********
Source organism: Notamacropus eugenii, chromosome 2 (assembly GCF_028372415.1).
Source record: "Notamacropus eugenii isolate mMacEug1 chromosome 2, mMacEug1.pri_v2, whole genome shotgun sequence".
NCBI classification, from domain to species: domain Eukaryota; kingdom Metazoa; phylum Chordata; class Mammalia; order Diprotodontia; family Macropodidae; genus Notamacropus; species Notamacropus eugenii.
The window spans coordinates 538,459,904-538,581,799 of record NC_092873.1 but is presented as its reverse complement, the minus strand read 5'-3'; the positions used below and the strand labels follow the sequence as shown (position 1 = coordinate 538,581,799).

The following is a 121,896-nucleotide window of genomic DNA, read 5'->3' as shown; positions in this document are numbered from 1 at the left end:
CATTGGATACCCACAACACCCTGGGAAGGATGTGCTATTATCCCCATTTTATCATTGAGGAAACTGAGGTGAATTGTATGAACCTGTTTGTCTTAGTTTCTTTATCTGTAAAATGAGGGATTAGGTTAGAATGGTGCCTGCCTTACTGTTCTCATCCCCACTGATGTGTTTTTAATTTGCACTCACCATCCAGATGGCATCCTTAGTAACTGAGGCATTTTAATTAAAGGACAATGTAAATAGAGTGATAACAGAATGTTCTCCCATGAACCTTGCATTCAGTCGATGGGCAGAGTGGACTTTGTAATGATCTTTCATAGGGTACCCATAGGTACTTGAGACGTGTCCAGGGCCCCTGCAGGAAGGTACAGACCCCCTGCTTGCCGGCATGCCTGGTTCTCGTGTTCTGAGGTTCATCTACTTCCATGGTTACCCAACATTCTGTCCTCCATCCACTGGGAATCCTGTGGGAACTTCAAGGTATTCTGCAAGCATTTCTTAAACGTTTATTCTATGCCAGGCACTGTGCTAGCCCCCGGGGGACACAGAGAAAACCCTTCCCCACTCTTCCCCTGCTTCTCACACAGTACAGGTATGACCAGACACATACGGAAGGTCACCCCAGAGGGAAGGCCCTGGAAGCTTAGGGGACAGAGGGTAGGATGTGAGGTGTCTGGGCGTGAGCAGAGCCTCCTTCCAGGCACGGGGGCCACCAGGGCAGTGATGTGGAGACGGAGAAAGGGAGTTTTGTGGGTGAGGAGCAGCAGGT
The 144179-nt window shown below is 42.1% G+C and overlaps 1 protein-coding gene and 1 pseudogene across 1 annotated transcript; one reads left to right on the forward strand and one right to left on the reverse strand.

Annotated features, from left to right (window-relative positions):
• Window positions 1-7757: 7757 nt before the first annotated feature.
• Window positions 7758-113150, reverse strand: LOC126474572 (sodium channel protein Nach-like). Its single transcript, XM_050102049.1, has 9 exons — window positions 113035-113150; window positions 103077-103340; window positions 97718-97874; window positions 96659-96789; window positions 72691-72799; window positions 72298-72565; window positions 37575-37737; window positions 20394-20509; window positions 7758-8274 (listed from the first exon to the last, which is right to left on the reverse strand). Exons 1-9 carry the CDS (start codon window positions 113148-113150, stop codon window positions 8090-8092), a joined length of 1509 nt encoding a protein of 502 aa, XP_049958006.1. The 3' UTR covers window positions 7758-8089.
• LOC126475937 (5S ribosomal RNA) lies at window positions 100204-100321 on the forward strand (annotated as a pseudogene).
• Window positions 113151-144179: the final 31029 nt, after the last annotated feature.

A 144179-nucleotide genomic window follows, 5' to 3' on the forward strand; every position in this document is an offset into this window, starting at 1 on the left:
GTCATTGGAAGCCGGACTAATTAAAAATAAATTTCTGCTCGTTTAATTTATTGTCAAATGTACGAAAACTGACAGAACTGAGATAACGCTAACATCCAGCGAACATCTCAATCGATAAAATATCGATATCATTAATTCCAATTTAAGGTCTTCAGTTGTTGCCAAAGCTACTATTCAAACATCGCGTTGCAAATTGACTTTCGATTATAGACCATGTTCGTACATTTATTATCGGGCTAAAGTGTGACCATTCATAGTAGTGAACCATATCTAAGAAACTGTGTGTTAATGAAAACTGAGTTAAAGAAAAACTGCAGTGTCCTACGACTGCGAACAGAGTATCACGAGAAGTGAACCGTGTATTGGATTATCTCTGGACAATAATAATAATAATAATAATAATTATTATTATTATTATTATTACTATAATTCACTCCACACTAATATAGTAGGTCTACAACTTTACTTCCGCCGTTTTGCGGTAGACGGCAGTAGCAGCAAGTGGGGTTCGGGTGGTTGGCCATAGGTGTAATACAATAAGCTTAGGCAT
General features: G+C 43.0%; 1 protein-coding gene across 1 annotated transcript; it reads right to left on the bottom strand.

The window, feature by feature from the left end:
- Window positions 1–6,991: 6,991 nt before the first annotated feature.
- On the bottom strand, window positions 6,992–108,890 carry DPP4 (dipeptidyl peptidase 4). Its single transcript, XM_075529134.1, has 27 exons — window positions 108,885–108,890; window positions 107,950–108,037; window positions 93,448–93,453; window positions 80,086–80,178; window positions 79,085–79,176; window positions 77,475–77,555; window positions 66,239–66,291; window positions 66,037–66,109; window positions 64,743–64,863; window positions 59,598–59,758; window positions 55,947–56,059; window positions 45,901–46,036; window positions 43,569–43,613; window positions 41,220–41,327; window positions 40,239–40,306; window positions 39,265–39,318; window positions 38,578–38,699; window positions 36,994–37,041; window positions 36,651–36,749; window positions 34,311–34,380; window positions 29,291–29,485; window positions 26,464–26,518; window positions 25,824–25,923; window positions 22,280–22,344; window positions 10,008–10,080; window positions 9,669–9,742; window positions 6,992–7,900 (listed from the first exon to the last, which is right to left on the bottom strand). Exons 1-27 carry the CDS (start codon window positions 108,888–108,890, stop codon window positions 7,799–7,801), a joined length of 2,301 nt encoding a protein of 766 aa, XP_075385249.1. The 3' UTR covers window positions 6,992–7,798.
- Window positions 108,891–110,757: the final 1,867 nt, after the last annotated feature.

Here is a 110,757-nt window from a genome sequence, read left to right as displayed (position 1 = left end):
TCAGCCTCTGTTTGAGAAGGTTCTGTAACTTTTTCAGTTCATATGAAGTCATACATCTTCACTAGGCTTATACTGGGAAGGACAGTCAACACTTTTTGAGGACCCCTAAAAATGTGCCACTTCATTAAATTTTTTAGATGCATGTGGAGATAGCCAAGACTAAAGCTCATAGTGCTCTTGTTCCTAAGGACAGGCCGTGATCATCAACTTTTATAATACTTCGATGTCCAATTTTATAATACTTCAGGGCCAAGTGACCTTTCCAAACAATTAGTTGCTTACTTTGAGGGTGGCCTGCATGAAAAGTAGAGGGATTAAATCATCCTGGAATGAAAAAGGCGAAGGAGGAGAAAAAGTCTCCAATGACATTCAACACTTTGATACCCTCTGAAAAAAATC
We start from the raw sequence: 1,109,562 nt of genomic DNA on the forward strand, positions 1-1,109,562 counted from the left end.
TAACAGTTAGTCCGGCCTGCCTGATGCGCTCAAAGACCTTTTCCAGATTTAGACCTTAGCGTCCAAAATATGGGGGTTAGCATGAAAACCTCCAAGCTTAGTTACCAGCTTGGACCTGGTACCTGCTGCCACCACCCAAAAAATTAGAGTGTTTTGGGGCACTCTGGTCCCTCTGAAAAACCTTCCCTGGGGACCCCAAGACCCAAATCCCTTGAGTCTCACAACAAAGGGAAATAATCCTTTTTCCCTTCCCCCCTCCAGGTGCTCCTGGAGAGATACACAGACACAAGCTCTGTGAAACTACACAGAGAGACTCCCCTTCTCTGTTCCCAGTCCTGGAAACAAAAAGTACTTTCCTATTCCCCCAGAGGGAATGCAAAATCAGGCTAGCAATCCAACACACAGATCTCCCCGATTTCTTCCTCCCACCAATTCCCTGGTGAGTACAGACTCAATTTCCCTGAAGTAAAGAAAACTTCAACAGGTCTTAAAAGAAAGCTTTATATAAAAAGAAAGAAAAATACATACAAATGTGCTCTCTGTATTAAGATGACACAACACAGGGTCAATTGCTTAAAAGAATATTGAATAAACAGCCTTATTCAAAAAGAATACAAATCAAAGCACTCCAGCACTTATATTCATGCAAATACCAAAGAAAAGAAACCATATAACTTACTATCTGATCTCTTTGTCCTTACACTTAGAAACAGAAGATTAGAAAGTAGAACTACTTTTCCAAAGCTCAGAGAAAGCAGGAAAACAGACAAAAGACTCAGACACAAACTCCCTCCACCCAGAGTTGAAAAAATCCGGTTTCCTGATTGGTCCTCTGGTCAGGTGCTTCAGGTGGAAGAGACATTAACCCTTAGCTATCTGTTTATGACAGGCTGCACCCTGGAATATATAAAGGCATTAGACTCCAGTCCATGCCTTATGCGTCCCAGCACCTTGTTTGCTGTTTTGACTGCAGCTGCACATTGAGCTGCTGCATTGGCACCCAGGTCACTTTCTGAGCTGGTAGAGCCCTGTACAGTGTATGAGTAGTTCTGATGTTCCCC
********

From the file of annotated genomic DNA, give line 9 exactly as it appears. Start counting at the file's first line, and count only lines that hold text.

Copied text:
• Window positions 1-7757: 7757 nt before the first annotated feature.